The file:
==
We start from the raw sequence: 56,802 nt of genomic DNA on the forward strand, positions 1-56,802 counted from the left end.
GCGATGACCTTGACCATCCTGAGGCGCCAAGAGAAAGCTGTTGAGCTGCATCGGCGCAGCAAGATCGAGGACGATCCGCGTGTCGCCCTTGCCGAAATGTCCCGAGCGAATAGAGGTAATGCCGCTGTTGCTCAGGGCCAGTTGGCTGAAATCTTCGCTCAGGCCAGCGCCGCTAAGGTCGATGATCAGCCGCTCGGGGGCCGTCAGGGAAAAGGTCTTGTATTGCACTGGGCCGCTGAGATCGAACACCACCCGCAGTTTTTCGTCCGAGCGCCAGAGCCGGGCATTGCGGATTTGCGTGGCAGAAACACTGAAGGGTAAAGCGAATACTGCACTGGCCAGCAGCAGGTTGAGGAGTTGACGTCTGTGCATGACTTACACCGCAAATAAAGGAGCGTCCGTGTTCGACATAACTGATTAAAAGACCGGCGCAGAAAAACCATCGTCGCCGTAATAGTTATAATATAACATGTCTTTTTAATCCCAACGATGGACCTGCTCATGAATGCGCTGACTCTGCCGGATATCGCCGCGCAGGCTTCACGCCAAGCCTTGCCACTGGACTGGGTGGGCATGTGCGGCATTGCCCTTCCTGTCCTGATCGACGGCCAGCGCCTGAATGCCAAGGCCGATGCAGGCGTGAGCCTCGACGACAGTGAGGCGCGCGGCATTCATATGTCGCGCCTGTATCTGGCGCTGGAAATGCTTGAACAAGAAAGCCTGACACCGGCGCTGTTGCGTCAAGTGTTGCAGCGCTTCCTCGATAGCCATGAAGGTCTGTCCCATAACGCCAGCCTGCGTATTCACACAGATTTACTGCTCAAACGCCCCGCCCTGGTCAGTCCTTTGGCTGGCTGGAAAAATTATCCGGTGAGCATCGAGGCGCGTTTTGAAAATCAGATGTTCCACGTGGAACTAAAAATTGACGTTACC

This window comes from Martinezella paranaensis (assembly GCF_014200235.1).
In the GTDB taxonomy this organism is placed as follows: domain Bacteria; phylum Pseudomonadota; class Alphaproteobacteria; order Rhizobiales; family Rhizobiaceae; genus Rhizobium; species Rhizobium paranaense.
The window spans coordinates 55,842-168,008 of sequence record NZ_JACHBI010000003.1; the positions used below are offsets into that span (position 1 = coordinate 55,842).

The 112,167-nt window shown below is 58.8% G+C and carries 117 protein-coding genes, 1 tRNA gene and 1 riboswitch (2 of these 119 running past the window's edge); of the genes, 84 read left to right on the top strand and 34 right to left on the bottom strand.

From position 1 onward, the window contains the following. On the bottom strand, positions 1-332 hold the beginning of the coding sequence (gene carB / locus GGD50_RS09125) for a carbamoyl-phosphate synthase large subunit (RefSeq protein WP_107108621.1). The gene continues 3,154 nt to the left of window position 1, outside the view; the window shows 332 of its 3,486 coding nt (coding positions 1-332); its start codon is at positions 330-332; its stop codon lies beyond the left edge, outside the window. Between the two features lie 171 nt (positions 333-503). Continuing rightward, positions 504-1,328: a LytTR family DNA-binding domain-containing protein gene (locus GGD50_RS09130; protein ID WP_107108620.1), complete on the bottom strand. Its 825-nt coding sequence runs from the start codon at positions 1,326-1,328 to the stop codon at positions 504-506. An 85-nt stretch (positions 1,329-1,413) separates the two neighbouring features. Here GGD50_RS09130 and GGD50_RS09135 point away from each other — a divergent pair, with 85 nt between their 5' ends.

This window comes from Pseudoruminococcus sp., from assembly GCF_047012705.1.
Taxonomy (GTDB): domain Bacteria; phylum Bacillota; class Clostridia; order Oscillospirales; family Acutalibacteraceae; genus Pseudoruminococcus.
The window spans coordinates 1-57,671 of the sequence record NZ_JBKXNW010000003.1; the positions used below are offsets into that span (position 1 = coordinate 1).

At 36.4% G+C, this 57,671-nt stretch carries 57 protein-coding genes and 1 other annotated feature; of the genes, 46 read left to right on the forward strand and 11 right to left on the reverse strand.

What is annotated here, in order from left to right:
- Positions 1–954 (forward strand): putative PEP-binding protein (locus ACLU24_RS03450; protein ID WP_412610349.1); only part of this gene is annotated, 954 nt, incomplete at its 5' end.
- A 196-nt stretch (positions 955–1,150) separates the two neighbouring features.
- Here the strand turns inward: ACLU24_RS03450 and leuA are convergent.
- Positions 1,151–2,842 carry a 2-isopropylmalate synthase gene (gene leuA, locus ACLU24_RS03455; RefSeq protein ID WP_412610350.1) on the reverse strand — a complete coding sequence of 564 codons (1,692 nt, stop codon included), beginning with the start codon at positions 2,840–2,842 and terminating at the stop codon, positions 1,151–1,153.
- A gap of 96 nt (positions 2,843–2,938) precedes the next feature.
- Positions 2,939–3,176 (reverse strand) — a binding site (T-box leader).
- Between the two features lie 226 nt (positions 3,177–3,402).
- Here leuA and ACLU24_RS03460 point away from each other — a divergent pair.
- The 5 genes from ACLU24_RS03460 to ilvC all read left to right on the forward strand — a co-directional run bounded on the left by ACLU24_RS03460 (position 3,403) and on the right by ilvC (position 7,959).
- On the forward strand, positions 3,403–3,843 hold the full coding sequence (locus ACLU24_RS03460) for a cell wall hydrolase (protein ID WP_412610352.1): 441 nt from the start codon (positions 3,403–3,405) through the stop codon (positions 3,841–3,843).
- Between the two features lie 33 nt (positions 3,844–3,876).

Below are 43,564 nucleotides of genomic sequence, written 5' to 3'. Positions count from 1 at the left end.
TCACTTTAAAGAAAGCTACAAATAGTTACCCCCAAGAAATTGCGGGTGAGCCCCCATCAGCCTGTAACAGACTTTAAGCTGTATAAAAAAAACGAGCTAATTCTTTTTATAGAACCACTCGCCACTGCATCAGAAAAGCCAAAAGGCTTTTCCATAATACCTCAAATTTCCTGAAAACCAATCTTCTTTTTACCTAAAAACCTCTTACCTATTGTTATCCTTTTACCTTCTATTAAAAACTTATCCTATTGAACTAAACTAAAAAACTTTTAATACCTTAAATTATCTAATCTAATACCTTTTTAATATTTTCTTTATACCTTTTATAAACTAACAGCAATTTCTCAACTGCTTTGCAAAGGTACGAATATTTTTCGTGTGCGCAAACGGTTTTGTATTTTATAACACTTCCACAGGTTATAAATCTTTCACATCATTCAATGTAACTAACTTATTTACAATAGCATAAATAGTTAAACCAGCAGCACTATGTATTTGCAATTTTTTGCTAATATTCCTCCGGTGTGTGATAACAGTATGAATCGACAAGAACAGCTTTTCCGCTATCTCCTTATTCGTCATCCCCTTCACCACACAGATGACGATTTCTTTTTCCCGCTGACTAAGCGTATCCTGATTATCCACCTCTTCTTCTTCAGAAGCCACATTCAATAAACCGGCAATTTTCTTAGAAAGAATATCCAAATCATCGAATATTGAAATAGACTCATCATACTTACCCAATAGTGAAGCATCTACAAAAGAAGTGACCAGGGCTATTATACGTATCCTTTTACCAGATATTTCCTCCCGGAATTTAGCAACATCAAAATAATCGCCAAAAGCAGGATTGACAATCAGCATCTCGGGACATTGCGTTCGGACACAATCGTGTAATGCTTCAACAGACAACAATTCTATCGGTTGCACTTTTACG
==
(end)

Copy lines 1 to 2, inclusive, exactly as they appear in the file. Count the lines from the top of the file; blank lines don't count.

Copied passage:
We start from the raw sequence: 56,802 nt of genomic DNA on the forward strand, positions 1-56,802 counted from the left end.
GCGATGACCTTGACCATCCTGAGGCGCCAAGAGAAAGCTGTTGAGCTGCATCGGCGCAGCAAGATCGAGGACGATCCGCGTGTCGCCCTTGCCGAAATGTCCCGAGCGAATAGAGGTAATGCCGCTGTTGCTCAGGGCCAGTTGGCTGAAATCTTCGCTCAGGCCAGCGCCGCTAAGGTCGATGATCAGCCGCTCGGGGGCCGTCAGGGAAAAGGTCTTGTATTGCACTGGGCCGCTGAGATCGAACACCACCCGCAGTTTTTCGTCCGAGCGCCAGAGCCGGGCATTGCGGATTTGCGTGGCAGAAACACTGAAGGGTAAAGCGAATACTGCACTGGCCAGCAGCAGGTTGAGGAGTTGACGTCTGTGCATGACTTACACCGCAAATAAAGGAGCGTCCGTGTTCGACATAACTGATTAAAAGACCGGCGCAGAAAAACCATCGTCGCCGTAATAGTTATAATATAACATGTCTTTTTAATCCCAACGATGGACCTGCTCATGAATGCGCTGACTCTGCCGGATATCGCCGCGCAGGCTTCACGCCAAGCCTTGCCACTGGACTGGGTGGGCATGTGCGGCATTGCCCTTCCTGTCCTGATCGACGGCCAGCGCCTGAATGCCAAGGCCGATGCAGGCGTGAGCCTCGACGACAGTGAGGCGCGCGGCATTCATATGTCGCGCCTGTATCTGGCGCTGGAAATGCTTGAACAAGAAAGCCTGACACCGGCGCTGTTGCGTCAAGTGTTGCAGCGCTTCCTCGATAGCCATGAAGGTCTGTCCCATAACGCCAGCCTGCGTATTCACACAGATTTACTGCTCAAACGCCCCGCCCTGGTCAGTCCTTTGGCTGGCTGGAAAAATTATCCGGTGAGCATCGAGGCGCGTTTTGAAAATCAGATGTTCCACGTGGAACTAAAAATTGACGTTACC